Moving on from pinky anchoring.
I just read an interesting interview with Zac Brown*, and it briefly mentions him learning not to anchor. I have a small hand and a dang short pinky, so anchoring was difficult as to make my pinky reach, my hand was too close to the strings to do as well as I do without anchoring. So, I play without anchoring. What are your thoughts and experience on anchoring vs. not anchoring, and how did you make the change over from anchor to non-anchor? Any advice for accuracy and technique for a floating picking- hand?
There is a topic similar to this one here
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Acoustic/Electric Rhythm and Lead (Occasionally) Southport Elim Youth Band
Former Aftershock 24/7 Rhythm Guitarist (Band split)
I use a floating hand...to me it's just more comfortable. No tips on how to un-learn the anchoring, I've never done it, but in time you will know where your fingers and hand are, and they will land where you need them to be.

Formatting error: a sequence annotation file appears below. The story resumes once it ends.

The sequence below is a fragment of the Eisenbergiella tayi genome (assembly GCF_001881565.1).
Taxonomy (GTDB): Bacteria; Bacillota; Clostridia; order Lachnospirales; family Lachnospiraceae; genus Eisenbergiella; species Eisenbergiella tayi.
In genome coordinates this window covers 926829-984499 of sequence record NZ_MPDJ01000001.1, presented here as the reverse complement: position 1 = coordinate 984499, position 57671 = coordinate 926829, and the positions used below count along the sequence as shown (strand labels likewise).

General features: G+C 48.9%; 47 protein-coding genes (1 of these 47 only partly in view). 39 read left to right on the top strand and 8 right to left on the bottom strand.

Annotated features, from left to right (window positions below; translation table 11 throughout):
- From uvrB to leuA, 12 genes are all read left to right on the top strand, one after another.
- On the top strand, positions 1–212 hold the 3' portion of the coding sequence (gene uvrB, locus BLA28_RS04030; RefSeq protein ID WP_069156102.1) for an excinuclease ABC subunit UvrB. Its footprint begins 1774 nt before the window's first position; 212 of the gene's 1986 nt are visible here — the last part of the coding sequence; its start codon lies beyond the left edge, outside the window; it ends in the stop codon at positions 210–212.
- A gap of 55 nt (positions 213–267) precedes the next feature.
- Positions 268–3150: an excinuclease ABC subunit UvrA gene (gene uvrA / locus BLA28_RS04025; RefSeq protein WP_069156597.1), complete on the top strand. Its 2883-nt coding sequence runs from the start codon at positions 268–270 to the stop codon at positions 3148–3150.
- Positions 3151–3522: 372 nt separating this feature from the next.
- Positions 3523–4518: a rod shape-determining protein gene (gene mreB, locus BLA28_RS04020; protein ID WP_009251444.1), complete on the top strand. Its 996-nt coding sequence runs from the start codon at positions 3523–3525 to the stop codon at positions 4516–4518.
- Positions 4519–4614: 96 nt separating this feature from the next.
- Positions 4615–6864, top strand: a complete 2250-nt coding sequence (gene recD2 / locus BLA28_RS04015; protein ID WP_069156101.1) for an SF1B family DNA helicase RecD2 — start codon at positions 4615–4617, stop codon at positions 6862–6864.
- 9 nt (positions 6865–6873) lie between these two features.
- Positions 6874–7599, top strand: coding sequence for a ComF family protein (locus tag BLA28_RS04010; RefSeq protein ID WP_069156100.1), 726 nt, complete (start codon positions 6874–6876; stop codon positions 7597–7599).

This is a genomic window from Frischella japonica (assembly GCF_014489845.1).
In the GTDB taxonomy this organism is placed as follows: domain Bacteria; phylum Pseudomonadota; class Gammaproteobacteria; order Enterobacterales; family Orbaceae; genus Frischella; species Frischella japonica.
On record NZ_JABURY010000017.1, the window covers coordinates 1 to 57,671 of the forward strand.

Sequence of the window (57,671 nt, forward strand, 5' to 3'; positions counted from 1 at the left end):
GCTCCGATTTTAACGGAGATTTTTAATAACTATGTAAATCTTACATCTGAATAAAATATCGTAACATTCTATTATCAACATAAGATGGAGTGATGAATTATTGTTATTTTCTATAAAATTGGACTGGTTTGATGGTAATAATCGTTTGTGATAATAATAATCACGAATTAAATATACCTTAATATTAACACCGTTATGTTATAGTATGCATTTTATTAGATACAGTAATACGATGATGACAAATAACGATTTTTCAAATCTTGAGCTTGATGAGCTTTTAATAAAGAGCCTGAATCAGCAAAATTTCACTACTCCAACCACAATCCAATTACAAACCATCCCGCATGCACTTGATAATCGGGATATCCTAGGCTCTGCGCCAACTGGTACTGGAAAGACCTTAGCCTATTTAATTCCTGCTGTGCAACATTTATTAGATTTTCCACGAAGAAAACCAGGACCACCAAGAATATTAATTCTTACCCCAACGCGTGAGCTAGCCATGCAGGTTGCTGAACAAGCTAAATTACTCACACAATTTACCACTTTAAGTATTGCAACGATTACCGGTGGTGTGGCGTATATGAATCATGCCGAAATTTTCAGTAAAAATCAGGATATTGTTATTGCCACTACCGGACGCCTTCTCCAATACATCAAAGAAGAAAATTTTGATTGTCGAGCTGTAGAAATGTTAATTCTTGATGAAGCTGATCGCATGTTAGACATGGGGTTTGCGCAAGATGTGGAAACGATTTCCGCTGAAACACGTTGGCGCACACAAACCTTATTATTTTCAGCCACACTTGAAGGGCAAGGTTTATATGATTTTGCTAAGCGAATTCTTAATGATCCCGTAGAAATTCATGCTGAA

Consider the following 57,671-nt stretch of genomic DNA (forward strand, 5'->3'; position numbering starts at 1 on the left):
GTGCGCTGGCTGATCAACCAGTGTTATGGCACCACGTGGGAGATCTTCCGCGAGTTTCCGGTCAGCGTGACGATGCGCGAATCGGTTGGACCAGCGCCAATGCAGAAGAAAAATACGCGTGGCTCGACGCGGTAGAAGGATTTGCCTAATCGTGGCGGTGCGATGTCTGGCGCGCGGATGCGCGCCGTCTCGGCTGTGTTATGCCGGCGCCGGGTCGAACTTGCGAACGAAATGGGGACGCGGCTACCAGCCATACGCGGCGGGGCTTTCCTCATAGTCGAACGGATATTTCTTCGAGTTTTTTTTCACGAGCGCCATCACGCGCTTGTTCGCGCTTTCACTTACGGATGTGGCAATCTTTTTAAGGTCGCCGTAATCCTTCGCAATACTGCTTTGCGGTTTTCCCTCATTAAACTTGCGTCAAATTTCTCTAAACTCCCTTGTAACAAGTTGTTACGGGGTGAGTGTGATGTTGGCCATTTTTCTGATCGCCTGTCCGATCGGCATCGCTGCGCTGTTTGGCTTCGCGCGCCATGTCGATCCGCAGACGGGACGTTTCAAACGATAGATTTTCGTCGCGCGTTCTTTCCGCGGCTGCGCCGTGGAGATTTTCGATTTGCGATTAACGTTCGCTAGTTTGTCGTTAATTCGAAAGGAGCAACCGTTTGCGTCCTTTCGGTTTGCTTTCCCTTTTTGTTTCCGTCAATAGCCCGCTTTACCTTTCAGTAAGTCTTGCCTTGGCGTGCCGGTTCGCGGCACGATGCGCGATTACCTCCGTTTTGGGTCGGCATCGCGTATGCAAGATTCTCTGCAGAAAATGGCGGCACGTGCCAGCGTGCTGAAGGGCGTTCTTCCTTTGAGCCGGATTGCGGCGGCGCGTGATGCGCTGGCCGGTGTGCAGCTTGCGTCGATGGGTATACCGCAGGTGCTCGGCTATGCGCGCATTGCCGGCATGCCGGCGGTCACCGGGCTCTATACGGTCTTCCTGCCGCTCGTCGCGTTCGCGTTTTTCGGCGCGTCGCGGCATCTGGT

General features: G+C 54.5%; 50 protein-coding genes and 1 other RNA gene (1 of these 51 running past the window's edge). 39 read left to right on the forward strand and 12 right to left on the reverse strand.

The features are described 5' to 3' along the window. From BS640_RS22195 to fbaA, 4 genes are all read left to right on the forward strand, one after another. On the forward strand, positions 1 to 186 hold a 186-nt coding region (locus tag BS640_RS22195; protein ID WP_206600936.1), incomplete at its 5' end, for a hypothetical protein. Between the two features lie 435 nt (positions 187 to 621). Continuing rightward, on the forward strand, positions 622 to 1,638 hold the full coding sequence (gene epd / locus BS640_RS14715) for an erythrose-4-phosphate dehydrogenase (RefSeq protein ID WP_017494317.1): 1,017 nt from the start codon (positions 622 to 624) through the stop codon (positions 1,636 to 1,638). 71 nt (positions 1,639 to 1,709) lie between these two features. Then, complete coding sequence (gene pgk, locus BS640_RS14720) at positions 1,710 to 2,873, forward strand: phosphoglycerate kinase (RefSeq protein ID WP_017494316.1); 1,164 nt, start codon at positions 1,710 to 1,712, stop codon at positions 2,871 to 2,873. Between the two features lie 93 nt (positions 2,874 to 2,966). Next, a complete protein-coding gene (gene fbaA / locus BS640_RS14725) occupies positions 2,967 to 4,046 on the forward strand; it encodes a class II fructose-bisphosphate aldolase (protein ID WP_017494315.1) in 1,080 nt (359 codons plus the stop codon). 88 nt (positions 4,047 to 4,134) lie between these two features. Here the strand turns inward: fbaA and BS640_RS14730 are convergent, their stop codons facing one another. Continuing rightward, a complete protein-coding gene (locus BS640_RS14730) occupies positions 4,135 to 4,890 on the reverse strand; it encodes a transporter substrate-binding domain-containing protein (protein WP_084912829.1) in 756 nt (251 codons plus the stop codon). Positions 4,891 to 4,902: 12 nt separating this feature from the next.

In Space, no one can hear me sing!
I guess I'm weird.
I anchor my pinky if I'm singing and playing counter-melody lines at the same time, and do the floating hand thing if I'm not singing.
When I'm singing, I try not to look at the guitar, so I also unconsciously count frets when changing hand position.
Arnold Palmer had a god-awful, "wrong" golf swing, but it worked for him.
I will float*, anchor or drag (lightly touch -- one guitar has worn finish from this), depending upon the style, type of 'palm' muting and the guitar. players like to turn this into a big deal, but it's very much YMMV, and it's not black/white -- plenty of degrees in between. you may find more freedom to move for skipped-string cross-picking -- or you may find that your physiology requires some anchoring help to locate strings even after you've played a while. try it all, as there are usually situations where each gives an advantage.
* but only if playing while watching TV :wink:
-=tension & release=-